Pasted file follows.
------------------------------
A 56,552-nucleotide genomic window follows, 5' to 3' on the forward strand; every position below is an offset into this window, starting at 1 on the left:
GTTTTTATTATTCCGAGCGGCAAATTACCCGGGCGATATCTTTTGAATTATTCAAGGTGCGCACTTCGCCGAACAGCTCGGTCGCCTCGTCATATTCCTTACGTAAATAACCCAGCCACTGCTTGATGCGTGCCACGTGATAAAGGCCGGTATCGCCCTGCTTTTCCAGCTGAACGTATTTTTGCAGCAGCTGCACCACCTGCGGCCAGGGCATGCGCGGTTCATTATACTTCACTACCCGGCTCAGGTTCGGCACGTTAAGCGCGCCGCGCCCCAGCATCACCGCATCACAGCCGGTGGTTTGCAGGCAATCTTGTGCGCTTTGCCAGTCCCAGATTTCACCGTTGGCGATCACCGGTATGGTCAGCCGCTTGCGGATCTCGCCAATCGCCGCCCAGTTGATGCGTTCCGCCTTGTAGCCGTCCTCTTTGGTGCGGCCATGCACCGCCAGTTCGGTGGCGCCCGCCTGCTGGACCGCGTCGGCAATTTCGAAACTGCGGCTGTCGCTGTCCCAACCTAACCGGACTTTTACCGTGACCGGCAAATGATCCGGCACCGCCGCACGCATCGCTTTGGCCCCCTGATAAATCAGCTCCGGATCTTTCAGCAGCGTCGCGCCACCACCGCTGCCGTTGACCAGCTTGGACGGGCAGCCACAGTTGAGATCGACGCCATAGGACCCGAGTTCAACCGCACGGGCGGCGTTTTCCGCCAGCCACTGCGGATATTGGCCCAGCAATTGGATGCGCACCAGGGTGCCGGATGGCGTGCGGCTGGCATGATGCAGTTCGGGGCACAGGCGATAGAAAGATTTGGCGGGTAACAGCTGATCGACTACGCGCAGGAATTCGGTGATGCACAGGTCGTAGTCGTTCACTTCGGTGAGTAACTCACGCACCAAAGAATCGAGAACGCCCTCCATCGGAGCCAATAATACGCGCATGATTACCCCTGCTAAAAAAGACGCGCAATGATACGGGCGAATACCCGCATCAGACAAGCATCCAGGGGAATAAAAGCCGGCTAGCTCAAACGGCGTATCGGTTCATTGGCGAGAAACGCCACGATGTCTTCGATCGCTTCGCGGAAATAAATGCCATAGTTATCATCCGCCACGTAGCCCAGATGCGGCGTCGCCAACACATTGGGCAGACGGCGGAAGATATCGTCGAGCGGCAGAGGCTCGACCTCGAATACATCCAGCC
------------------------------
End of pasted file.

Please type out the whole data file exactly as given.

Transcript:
A 56,552-nucleotide genomic window follows, 5' to 3' on the forward strand; every position below is an offset into this window, starting at 1 on the left:
GTTTTTATTATTCCGAGCGGCAAATTACCCGGGCGATATCTTTTGAATTATTCAAGGTGCGCACTTCGCCGAACAGCTCGGTCGCCTCGTCATATTCCTTACGTAAATAACCCAGCCACTGCTTGATGCGTGCCACGTGATAAAGGCCGGTATCGCCCTGCTTTTCCAGCTGAACGTATTTTTGCAGCAGCTGCACCACCTGCGGCCAGGGCATGCGCGGTTCATTATACTTCACTACCCGGCTCAGGTTCGGCACGTTAAGCGCGCCGCGCCCCAGCATCACCGCATCACAGCCGGTGGTTTGCAGGCAATCTTGTGCGCTTTGCCAGTCCCAGATTTCACCGTTGGCGATCACCGGTATGGTCAGCCGCTTGCGGATCTCGCCAATCGCCGCCCAGTTGATGCGTTCCGCCTTGTAGCCGTCCTCTTTGGTGCGGCCATGCACCGCCAGTTCGGTGGCGCCCGCCTGCTGGACCGCGTCGGCAATTTCGAAACTGCGGCTGTCGCTGTCCCAACCTAACCGGACTTTTACCGTGACCGGCAAATGATCCGGCACCGCCGCACGCATCGCTTTGGCCCCCTGATAAATCAGCTCCGGATCTTTCAGCAGCGTCGCGCCACCACCGCTGCCGTTGACCAGCTTGGACGGGCAGCCACAGTTGAGATCGACGCCATAGGACCCGAGTTCAACCGCACGGGCGGCGTTTTCCGCCAGCCACTGCGGATATTGGCCCAGCAATTGGATGCGCACCAGGGTGCCGGATGGCGTGCGGCTGGCATGATGCAGTTCGGGGCACAGGCGATAGAAAGATTTGGCGGGTAACAGCTGATCGACTACGCGCAGGAATTCGGTGATGCACAGGTCGTAGTCGTTCACTTCGGTGAGTAACTCACGCACCAAAGAATCGAGAACGCCCTCCATCGGAGCCAATAATACGCGCATGATTACCCCTGCTAAAAAAGACGCGCAATGATACGGGCGAATACCCGCATCAGACAAGCATCCAGGGGAATAAAAGCCGGCTAGCTCAAACGGCGTATCGGTTCATTGGCGAGAAACGCCACGATGTCTTCGATCGCTTCGCGGAAATAAATGCCATAGTTATCATCCGCCACGTAGCCCAGATGCGGCGTCGCCAACACATTGGGCAGACGGCGGAAGATATCGTCGAGCGGCAGAGGCTCGACCTCGAATACATCCAGCC